In Kivrot Hata’avah, Bnei Yisrael experienced such a severe punishment for desiring meat, that they name the place that the plague occurred ““the graves of the desire.” However, this was not the first time that Klal Yisrael dinned by craving Slav, quail. In fact, already in Parashat BeShalach, Klal Yisrael received Slav (Shemot 16:13). So why was there a “craving” for meat that they already had?
The Ba’al Haturim (ibid) simply answers that the Slav arrived when Bnei Yisrael first received the Manna and then stopped. This explains why Klal Yisrael asked for Slav again, but seems weak because in the complaint for meat, Bnei Yisrael were reminiscing about all the delicacies they had in Egypt. However, if the Ba’al Haturim was correct that Klal Yisrael already had Slav, why did they point to Mitrayim, and why not point to when they had Slav initially? Additionally, why did the Slav stop coming?
Ramban (Shemot 16:12) answers that while it is true that Slav did fall in Parashat BeSalach and did not cease; nevertheless, only the righteous were privileged to enjoy this delicacy. However, this it would seem strange that Hashem would discriminate like this.
Abarbanel solves this issue by offering an entirely new understanding of what the Manna and the Slav represent. Initially in Shemot, immediately after Klal Yisrael left Egypt, they cried out for food because it was a true necessity. Hashem responded by both giving the Slav, and then the Manna. However, the Slav was a one time deal to demonstrate Hashem’s power and his willingness to help His nation. Therefore, it was only necessary for Hashem to send out the Slav once to demonstrate this and to satisfy their desires, and Hashem sent it at night in a less showy matter to stress the unimportance of the Slav.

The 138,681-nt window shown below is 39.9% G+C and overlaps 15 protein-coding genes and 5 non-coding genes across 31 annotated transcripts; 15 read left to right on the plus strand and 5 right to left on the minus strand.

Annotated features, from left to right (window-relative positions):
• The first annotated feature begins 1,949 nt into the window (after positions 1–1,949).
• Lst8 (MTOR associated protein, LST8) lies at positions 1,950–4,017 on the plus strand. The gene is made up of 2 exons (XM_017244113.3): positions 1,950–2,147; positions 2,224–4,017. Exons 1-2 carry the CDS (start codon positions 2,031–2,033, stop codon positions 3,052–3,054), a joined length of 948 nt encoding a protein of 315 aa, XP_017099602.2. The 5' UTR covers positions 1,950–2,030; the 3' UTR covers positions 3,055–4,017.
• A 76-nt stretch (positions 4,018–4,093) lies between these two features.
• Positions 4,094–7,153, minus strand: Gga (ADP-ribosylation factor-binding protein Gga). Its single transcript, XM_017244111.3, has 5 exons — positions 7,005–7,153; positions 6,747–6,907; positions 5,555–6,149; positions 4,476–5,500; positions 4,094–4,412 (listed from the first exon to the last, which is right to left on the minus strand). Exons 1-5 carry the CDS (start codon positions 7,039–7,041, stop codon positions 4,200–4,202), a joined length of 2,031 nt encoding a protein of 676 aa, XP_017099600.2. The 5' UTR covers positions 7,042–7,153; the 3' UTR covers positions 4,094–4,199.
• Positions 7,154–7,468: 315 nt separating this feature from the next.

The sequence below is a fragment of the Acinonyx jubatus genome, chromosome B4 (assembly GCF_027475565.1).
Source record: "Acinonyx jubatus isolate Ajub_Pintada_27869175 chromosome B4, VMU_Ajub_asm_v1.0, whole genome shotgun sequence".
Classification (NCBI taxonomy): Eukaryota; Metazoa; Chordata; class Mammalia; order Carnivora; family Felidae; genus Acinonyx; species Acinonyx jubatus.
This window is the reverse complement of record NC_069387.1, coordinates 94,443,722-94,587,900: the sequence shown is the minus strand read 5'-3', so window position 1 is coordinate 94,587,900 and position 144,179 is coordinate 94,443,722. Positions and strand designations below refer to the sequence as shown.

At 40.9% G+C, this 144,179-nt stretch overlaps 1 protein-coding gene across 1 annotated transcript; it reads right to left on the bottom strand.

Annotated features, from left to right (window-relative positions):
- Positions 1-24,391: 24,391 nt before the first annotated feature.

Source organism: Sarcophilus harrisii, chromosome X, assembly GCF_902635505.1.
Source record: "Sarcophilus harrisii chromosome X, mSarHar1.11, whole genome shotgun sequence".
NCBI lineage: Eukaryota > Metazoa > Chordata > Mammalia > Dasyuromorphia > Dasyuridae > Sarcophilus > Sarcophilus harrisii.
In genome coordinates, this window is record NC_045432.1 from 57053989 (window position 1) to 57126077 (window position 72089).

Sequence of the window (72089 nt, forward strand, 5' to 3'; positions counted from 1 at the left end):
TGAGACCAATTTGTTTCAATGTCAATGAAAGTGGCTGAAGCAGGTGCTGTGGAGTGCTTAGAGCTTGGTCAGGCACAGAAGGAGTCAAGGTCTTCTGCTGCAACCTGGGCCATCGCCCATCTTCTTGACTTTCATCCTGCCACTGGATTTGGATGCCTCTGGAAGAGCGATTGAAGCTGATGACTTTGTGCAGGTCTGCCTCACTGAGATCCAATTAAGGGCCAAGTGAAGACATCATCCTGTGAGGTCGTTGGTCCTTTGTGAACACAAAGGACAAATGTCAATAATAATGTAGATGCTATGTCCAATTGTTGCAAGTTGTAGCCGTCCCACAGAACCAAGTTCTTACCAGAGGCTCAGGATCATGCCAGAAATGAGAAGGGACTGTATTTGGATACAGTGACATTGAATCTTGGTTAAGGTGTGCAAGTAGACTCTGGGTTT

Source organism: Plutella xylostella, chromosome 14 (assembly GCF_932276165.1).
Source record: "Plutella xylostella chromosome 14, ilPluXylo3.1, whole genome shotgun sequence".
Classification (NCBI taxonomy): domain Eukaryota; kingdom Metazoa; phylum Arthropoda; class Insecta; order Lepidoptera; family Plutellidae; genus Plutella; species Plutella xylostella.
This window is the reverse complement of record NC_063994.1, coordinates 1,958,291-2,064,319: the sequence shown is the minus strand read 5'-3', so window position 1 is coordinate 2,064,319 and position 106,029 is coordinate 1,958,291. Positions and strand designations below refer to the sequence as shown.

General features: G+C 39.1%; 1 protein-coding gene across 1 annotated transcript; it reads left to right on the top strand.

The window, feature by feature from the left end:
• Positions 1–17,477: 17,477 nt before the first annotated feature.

On the other hand, the Manna was a true gift from Hashem to Bnei Yisrael. Hashem stresses “Hineni Mamtir Lachem Lechem min Hashamiyim” “Behold I am giving to you food from the Heavens”(Shemot 16:4). Abarbanel points out that Hashem specifically said from the heavens to stress that it was a gift that did not have to harvested in the ground like wheat and barley and was preprocessed like a rain, a gift on a silver platter given with a shining face to the Jewish people. Unlike the Slav which was given at night, the Manna was given respectfully in the morning. The hope was that once Klal Yisrael would experience the Manna they would never have a feel or want for more.
Even with this marvelous gift, Klal Yisrael once again asked for the Slav. They rejected the food that was given with such benevolence and good will and instead asked for food of Ta’avah, passion. The complainers did not ask for the original Slav because it was negligible, what was important was the message, not the substance itself. One can just feel the disappointment that was felt. How low they descended, after receiving the Torah and the Manna, to then again ask for food of passion.
In our own lives, day in and day out we receive gifts from Hashem on silver platters and with a benevolent hand. It behooves us to be a Tikkun, an atonement, for Klal Yisrael’s mistake and to graciously accept what we have and realize who it is coming from.